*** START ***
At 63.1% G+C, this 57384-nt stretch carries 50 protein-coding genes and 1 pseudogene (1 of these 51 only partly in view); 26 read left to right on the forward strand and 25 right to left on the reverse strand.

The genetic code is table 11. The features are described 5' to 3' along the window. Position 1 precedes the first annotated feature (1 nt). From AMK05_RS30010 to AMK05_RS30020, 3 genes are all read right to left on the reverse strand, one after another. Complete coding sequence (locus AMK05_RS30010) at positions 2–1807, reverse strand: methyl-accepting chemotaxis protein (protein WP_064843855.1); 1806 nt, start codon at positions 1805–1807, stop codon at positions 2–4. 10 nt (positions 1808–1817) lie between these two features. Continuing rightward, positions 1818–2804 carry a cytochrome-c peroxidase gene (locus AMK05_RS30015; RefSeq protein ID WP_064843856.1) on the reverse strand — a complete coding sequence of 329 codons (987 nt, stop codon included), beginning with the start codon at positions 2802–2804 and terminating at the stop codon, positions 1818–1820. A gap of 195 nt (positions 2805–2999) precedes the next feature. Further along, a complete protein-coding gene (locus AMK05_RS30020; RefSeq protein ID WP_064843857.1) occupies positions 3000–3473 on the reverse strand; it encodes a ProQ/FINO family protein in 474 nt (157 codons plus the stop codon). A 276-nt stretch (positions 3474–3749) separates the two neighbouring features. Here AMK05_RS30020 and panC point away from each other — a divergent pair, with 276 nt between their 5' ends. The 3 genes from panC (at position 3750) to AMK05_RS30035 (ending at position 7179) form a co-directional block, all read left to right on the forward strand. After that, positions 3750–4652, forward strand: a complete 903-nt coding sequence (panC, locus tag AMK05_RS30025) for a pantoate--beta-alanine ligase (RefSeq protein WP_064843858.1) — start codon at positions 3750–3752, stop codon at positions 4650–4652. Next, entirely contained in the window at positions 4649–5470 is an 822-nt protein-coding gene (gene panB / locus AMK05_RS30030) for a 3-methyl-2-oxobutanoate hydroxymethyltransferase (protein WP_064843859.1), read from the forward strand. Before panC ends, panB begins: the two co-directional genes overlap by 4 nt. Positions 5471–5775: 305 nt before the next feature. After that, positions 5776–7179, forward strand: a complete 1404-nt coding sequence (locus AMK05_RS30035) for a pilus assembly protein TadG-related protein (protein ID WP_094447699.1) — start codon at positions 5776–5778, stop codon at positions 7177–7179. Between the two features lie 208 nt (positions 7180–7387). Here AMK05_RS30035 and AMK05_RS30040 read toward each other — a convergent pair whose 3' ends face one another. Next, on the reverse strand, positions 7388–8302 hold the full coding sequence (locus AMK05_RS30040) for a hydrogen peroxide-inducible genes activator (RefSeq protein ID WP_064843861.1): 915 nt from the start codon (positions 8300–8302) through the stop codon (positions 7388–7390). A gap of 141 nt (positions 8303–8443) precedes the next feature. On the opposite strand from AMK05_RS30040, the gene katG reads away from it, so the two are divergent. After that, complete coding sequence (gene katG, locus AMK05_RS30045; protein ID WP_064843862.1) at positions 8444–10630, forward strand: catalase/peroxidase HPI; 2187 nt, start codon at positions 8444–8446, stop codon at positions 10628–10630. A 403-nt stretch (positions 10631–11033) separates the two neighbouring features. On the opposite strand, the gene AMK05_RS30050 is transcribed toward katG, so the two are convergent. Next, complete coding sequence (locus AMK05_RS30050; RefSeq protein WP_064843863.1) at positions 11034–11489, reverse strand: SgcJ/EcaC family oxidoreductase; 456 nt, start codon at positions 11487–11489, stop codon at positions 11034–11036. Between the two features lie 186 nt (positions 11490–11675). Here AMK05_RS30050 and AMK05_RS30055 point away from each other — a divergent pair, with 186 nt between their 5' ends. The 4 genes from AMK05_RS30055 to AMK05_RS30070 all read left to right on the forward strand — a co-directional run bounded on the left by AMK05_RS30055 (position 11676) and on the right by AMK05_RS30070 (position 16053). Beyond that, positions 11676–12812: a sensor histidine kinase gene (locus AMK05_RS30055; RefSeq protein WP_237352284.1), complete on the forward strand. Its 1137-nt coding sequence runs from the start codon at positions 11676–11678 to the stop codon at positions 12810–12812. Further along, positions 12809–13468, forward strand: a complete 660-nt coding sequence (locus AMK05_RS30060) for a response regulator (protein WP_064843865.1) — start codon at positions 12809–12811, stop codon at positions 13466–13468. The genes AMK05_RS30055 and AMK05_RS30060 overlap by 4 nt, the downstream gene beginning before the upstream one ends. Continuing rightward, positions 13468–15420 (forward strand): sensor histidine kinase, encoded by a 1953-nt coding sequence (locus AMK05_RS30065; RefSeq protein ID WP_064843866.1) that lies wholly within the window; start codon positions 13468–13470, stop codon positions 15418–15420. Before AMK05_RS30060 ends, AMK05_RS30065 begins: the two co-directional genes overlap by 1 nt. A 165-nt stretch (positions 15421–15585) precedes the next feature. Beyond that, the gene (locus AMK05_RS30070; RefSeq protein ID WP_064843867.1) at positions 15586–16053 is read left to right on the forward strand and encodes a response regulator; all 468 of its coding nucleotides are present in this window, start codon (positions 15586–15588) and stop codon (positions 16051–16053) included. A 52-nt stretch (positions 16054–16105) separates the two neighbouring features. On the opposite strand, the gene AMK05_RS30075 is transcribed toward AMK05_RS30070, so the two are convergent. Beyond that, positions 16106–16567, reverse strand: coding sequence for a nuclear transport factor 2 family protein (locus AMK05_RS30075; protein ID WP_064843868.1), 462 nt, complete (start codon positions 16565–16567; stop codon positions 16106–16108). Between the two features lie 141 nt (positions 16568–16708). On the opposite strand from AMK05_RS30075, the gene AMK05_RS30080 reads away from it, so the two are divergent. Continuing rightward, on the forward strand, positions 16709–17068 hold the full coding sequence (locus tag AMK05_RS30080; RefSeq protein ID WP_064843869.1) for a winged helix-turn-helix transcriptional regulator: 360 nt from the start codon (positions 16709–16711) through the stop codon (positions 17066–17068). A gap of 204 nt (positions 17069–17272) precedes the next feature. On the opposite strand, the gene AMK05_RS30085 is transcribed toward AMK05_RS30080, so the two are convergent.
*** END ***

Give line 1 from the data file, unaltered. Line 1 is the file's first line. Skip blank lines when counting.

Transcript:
At 63.1% G+C, this 57384-nt stretch carries 50 protein-coding genes and 1 pseudogene (1 of these 51 only partly in view); 26 read left to right on the forward strand and 25 right to left on the reverse strand.